Archive | December, 2011

Merry Christmas

24 Dec

Merry Christmas to my wonderful readers!

I so greatly appreciate each one of you. You have encouraged me with your caring comments and faithful support. You have touched me with your letters and emails, and I am inspired by your stories of hope and courage. My heart and prayers go out to all of you who are facing the challenges of cancer, especially during this holiday season. 

Your kind words about my book Mammograms, Mastectomies, and a Spiritual Makeover are always much appreciated. And thank you for sharing my book with so many of the special people in your lives. My editor told me from the beginning that this type of story needs to be promoted by word of mouth. And that’s what you’ve done — and continue to do. Thank you, thank you, thank you.

Wishing you much joy and many blessings.

Be healthy and happy.


Say Cheese

12 Dec

Today I visited my dentist’s office. Not my favorite place to be, but it was just a routine cleaning and check-up. I didn’t even get nervous.

After the X-rays were taken, I followed the dental assistant down the hall. I glanced at the “No Cavities” bulletin board displayed in the hallway. Somewhere in that sea of smiling faces were pictures of my three kids. I like that. But I think that maybe there should also be a “No crowns or root canals” board. That’s where I’d like to see my smiling face.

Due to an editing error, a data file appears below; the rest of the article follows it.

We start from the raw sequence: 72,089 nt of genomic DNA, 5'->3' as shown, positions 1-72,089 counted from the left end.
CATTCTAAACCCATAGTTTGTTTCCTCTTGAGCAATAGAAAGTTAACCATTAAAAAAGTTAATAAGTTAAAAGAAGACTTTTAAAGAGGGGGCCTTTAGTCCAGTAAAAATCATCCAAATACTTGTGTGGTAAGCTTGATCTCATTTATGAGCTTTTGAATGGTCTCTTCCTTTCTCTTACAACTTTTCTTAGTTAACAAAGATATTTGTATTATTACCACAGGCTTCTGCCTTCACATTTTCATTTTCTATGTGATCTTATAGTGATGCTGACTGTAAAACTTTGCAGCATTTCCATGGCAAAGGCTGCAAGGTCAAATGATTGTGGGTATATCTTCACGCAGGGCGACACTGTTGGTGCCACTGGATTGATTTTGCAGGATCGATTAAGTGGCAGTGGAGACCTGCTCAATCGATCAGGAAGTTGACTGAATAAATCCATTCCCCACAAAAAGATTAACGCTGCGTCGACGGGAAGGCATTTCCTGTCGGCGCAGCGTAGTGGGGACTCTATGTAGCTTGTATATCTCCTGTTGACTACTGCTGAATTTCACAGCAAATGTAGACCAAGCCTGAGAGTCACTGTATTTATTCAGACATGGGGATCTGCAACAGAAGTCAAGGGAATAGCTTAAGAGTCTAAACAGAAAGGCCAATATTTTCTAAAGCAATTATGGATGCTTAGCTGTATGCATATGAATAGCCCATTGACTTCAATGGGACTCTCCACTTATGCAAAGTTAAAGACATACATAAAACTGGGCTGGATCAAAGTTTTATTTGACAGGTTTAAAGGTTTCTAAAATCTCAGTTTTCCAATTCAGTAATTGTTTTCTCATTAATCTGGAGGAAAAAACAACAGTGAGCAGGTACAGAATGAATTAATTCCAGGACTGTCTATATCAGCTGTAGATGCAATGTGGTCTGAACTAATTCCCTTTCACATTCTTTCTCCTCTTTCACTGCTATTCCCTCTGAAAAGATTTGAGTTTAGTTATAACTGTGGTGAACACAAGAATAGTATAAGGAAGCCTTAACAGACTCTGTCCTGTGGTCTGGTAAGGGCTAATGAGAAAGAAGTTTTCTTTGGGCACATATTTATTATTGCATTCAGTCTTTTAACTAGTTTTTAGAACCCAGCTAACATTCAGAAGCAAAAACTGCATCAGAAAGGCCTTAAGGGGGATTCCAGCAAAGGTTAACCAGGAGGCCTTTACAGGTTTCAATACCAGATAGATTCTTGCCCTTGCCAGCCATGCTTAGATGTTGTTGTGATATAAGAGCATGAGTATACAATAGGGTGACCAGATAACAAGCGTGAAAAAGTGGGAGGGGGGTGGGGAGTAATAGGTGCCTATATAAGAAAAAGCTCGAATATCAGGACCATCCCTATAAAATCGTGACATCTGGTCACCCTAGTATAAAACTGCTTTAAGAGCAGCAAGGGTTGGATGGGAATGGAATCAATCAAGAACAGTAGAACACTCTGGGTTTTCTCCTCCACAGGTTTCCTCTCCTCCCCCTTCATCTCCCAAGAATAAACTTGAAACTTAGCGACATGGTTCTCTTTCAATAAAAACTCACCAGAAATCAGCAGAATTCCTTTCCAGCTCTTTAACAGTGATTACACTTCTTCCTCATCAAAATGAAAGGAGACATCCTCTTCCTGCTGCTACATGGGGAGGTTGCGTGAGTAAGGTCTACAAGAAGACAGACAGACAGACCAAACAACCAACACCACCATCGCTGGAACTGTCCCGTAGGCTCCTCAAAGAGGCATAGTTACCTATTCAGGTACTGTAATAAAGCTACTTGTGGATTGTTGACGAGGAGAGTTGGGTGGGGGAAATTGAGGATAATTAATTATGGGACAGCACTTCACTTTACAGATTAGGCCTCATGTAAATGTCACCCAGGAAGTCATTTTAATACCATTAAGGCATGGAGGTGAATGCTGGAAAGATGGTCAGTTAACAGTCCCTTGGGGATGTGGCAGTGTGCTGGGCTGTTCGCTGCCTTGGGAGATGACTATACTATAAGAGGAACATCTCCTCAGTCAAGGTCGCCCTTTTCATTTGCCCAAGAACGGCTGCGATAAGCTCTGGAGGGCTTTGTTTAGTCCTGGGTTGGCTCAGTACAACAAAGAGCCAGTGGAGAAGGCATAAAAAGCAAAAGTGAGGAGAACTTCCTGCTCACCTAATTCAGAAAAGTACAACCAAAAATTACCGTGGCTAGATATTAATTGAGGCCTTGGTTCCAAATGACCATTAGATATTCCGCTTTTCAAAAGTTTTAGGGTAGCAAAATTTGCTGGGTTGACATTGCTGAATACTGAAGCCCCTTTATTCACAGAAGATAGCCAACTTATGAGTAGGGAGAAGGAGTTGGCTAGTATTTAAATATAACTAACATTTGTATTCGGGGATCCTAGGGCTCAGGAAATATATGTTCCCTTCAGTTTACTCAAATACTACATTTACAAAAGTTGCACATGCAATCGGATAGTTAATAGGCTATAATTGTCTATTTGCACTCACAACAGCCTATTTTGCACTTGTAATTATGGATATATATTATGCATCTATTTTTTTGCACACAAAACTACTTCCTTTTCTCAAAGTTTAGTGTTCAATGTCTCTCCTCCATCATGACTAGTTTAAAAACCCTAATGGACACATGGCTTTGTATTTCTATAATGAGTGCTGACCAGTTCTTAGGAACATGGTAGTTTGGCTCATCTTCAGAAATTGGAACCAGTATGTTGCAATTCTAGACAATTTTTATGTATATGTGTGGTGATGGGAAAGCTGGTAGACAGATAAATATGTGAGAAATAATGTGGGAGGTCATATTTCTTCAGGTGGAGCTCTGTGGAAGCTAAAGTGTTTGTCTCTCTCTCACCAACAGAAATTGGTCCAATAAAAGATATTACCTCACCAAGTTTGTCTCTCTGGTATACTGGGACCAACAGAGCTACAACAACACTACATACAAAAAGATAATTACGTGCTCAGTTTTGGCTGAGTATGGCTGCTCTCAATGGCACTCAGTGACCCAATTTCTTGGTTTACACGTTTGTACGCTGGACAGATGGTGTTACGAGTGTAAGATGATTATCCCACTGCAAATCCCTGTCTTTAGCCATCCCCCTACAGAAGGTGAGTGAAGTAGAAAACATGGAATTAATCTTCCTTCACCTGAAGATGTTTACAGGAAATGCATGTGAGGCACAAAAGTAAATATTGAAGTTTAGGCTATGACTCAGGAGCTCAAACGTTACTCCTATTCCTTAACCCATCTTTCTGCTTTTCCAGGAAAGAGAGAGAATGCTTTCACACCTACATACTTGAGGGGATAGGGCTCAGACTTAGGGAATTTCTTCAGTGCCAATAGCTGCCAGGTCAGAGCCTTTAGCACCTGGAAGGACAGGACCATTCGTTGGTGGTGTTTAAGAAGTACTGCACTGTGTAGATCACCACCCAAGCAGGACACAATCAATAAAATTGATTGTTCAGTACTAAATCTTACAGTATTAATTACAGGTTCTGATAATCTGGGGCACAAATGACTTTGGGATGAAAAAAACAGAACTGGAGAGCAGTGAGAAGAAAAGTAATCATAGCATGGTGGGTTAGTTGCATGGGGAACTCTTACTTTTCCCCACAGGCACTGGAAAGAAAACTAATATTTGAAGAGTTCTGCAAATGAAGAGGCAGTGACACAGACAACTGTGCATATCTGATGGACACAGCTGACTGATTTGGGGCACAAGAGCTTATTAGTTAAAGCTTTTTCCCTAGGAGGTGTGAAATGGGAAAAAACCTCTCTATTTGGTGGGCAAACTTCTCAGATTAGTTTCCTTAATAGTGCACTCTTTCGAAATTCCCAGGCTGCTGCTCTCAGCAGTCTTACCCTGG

The hygienist got me situated in the dental chair and fastened a paper bib around my neck. Then she handed me a clipboard with my medical health history form and asked me to update it if necessary and then sign it.

I so clearly remember when the same thing happened five years ago…

When the hygienist handed me the clipboard five years ago, I was quick to find the line where I needed to sign my name, just as I had done many times in previous years. But then I paused, realizing that this time a significant update was necessary. I looked back over the form, and for a long time, I stared at the box that I needed to check. The one next to the word “cancer.”

Stupid tears had filled my eyes as I handed the clipboard back to the hygienist.

“You okay?” she had asked.

And I had nodded, pretending that checking the cancer box hadn’t been incredibly difficult.

Today, I realized that yet another update needed to be made on my medical health history form. Finding the medication section, I took my pen and crossed out the nasty word “Tamoxifen.”

Then I went back and crossed it out two or three more times.

With a smile, I handed the clipboard back to the hygienist. This was one of the good days. No cavities. No crowns or root canals. And no more Tamoxifen.

Somewhere, if only in my mind, there has got to be a “No Tamoxifen” bulletin board. And you can be sure that my picture is on it.